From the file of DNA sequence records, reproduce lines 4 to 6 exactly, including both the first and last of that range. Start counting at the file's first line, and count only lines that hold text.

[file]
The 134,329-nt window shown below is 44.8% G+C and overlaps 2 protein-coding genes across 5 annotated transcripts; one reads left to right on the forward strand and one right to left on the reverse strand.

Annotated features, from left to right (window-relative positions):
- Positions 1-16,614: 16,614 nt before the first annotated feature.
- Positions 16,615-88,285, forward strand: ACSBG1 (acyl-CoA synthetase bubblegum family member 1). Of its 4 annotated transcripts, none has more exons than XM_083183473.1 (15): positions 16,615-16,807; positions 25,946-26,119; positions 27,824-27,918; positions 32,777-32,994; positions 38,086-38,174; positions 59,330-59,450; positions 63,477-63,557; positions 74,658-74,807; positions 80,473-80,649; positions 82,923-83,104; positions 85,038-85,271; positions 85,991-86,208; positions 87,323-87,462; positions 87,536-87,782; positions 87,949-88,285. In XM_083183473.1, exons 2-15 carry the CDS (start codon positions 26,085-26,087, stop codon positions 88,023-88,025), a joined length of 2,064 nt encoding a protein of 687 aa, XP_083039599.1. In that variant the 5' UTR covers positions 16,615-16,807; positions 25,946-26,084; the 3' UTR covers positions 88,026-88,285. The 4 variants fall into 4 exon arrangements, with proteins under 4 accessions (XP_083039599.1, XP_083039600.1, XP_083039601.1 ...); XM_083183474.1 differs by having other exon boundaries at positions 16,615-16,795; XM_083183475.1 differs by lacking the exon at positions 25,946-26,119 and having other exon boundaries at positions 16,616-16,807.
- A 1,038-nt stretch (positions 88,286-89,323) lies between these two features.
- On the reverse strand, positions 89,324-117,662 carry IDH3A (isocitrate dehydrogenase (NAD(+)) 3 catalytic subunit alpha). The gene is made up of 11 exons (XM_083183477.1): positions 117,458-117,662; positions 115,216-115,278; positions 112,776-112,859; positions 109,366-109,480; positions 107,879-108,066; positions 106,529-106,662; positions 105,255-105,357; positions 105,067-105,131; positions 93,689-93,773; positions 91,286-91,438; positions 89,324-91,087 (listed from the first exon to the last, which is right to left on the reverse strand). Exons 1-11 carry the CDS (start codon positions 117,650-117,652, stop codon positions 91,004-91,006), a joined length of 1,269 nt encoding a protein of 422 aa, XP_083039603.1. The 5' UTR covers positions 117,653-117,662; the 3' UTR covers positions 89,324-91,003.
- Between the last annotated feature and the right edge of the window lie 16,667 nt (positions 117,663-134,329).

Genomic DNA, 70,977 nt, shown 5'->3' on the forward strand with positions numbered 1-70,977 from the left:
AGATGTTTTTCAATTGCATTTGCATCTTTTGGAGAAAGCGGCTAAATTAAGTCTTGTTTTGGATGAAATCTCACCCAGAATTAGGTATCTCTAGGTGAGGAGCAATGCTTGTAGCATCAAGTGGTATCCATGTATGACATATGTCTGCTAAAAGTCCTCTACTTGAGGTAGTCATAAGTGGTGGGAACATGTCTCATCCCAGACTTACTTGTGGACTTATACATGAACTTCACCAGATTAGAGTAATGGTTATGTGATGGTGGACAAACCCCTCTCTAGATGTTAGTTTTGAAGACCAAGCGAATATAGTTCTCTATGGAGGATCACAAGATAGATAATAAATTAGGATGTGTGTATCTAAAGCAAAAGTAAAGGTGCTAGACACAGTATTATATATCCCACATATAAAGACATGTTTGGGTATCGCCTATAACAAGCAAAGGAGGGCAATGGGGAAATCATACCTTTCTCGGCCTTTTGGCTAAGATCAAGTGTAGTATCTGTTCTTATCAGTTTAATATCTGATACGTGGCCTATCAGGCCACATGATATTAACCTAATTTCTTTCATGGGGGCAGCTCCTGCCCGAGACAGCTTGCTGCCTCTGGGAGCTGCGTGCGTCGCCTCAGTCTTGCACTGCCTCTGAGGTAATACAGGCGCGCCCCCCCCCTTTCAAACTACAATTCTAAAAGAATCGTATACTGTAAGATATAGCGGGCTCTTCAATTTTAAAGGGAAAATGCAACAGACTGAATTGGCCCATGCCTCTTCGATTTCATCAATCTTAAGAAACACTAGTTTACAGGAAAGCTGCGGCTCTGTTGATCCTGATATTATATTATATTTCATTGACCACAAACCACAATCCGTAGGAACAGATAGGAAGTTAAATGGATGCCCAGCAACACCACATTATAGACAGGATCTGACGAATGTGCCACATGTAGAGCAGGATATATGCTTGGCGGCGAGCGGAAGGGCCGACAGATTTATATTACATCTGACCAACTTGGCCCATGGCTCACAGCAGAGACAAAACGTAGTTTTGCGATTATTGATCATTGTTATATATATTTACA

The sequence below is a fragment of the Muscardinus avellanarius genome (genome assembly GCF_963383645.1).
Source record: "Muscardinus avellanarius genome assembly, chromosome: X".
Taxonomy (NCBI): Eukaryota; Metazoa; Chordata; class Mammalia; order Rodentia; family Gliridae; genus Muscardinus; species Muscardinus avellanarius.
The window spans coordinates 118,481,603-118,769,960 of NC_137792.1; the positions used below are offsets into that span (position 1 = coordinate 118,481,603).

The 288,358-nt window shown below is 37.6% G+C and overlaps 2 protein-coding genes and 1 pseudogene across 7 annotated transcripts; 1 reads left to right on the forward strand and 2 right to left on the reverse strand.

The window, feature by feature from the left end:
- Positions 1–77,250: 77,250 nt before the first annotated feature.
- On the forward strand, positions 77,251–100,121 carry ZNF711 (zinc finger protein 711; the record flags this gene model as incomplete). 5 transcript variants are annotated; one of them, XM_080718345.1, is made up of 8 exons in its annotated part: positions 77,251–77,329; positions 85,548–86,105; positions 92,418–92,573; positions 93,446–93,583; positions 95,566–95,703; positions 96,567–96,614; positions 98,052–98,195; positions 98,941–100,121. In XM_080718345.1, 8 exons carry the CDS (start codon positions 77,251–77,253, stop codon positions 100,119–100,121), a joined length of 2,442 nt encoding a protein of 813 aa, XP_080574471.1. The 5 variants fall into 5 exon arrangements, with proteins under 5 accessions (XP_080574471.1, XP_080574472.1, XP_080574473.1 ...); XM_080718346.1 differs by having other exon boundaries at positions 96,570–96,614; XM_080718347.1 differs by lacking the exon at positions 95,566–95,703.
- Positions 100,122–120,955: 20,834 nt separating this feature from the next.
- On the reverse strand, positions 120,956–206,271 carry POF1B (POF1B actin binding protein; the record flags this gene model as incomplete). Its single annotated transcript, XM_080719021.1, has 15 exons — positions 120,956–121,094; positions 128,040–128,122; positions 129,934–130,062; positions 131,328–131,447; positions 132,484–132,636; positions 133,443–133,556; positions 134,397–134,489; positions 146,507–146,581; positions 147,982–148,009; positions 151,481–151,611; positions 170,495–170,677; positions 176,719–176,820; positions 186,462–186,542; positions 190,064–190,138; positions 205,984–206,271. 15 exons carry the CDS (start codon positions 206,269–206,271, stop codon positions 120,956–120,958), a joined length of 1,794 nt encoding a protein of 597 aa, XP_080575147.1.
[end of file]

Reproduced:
- Positions 16,615-88,285, forward strand: ACSBG1 (acyl-CoA synthetase bubblegum family member 1). Of its 4 annotated transcripts, none has more exons than XM_083183473.1 (15): positions 16,615-16,807; positions 25,946-26,119; positions 27,824-27,918; positions 32,777-32,994; positions 38,086-38,174; positions 59,330-59,450; positions 63,477-63,557; positions 74,658-74,807; positions 80,473-80,649; positions 82,923-83,104; positions 85,038-85,271; positions 85,991-86,208; positions 87,323-87,462; positions 87,536-87,782; positions 87,949-88,285. In XM_083183473.1, exons 2-15 carry the CDS (start codon positions 26,085-26,087, stop codon positions 88,023-88,025), a joined length of 2,064 nt encoding a protein of 687 aa, XP_083039599.1. In that variant the 5' UTR covers positions 16,615-16,807; positions 25,946-26,084; the 3' UTR covers positions 88,026-88,285. The 4 variants fall into 4 exon arrangements, with proteins under 4 accessions (XP_083039599.1, XP_083039600.1, XP_083039601.1 ...); XM_083183474.1 differs by having other exon boundaries at positions 16,615-16,795; XM_083183475.1 differs by lacking the exon at positions 25,946-26,119 and having other exon boundaries at positions 16,616-16,807.
- A 1,038-nt stretch (positions 88,286-89,323) lies between these two features.
- On the reverse strand, positions 89,324-117,662 carry IDH3A (isocitrate dehydrogenase (NAD(+)) 3 catalytic subunit alpha). The gene is made up of 11 exons (XM_083183477.1): positions 117,458-117,662; positions 115,216-115,278; positions 112,776-112,859; positions 109,366-109,480; positions 107,879-108,066; positions 106,529-106,662; positions 105,255-105,357; positions 105,067-105,131; positions 93,689-93,773; positions 91,286-91,438; positions 89,324-91,087 (listed from the first exon to the last, which is right to left on the reverse strand). Exons 1-11 carry the CDS (start codon positions 117,650-117,652, stop codon positions 91,004-91,006), a joined length of 1,269 nt encoding a protein of 422 aa, XP_083039603.1. The 5' UTR covers positions 117,653-117,662; the 3' UTR covers positions 89,324-91,003.